you will be able to see diamonds, spade and club ...small...can u find them? then click to navigate to another page...there is nothing wrong with the arrows...i design it in such a way...
My Name Is Victor and I play both classical and electrical guitar
Friday, January 2, 2009
Changing guitar strings step-by-step
Step 1: Attach string to the bridge. Acoustic guitars have a bridge with six holes that will lead to the inside of the guitar.
-Remove the current string and pop out the bridge pin. -Insert the end of the new string that has a ball inside the hole that held the bridge pin. -Wedge the bridge pin firmly back into the hole with the slot facing towards the nut. -Pull out as gently as possible on the strings until the ball rests against the bottom of the pin. Leave your thumb on the pin to ensure that it does not pop out or disappear. -Test the strings by gently tugging on it. If you do not feel the string shift, the ball is snug against the bridge pin which means you are ready too secure the string to the tuning post. Step 2: Putting the strings to the tuning post. You should now be focusing your attention on the headstock. To attach a treble string to the tuning post,
-Pass the string through the hole in the post. You must ensure that you leave enough string slack between the bridge pin and the post to allow yourself to wind the string around the post a couple of times. -Crease the metal wire toward the inside of the guitar. -While keeping the string tight against the post with one hand, wind the tuning peg clockwise with the other hand. While doing this, it is very important to keep your eyes on the post to ensure that as the strings wraps around the post, it winds down, towards the headstock surface. Also be sure that the strings do go into the correct slots of the nut.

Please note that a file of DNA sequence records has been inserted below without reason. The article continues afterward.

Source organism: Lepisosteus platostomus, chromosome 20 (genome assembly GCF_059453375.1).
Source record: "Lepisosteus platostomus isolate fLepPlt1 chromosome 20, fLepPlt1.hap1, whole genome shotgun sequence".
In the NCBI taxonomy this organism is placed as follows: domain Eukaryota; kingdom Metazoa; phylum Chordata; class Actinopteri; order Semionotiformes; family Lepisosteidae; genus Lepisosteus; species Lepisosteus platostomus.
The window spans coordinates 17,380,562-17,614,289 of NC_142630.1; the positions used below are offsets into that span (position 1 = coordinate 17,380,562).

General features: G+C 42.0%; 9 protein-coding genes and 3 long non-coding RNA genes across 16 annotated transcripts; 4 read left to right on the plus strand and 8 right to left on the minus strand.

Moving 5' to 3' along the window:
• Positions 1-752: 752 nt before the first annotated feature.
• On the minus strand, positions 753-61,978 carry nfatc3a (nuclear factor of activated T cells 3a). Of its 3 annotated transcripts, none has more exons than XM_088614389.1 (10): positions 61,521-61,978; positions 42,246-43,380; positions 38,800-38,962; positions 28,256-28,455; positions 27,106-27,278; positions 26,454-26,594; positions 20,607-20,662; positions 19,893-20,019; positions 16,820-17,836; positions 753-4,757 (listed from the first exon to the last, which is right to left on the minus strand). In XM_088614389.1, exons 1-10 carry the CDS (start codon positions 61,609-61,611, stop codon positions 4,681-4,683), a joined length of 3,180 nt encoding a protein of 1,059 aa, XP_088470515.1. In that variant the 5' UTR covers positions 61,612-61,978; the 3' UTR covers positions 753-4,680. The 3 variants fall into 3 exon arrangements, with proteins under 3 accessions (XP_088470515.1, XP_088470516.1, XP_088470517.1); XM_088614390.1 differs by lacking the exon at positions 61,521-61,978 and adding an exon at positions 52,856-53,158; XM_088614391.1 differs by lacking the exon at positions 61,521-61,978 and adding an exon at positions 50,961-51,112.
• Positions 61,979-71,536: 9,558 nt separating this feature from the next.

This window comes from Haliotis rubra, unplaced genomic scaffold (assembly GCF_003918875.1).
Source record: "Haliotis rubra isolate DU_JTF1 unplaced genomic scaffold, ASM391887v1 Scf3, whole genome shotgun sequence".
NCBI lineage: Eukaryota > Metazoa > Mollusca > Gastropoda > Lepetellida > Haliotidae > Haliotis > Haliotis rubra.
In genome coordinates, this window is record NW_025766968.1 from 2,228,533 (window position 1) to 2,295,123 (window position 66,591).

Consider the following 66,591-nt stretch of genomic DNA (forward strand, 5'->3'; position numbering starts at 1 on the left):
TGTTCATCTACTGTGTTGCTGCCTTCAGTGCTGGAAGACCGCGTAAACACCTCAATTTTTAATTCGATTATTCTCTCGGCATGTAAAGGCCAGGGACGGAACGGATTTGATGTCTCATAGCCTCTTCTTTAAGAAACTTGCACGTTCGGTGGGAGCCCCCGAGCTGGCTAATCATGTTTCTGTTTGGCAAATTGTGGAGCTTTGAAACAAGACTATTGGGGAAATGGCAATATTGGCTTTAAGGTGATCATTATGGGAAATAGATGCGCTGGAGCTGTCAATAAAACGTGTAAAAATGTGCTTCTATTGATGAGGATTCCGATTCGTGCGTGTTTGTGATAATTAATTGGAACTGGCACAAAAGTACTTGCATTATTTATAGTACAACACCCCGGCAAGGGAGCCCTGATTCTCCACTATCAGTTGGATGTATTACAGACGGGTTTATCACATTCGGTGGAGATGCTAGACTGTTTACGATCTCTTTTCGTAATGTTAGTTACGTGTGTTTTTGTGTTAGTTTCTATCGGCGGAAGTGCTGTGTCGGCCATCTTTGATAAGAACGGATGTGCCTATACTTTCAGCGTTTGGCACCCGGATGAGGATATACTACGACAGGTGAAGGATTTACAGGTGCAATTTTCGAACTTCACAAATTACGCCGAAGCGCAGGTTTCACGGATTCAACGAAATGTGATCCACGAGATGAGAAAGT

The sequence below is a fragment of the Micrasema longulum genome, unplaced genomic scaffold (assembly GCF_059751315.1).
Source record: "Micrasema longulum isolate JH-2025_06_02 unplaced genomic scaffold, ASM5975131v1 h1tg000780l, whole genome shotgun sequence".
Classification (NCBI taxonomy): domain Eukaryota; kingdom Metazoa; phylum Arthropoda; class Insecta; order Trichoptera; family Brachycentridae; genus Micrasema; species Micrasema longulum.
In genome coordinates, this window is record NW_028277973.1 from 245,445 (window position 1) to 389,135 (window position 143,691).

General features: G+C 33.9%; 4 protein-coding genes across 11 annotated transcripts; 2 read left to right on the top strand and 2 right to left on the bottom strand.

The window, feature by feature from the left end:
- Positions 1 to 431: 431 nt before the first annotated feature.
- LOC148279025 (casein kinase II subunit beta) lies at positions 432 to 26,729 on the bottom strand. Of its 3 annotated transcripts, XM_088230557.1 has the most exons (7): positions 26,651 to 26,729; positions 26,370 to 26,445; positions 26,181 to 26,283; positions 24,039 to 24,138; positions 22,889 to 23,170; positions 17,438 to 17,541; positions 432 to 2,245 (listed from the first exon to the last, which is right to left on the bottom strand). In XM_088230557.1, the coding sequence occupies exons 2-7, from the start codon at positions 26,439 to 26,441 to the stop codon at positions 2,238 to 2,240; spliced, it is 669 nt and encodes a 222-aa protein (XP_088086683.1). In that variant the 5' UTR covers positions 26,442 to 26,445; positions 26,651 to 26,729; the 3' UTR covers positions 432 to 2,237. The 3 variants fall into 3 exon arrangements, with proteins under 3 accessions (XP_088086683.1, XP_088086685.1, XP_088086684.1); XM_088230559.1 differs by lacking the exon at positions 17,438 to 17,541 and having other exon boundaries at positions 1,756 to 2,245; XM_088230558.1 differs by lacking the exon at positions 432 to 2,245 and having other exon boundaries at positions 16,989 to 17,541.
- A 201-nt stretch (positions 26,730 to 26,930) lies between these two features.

To attach a bass string, follow the exact same steps except that you wind the strings counterclockwise so that the string goes up the middle and goes over the post to the left.
Tip: if you find that you have left too much slack, unwind the string and start again, kinking the string further down. If you do not leave enough slack, your winding does not go all the way down the post and may result in slipping if the string does not have enough length to grab firmly around the post.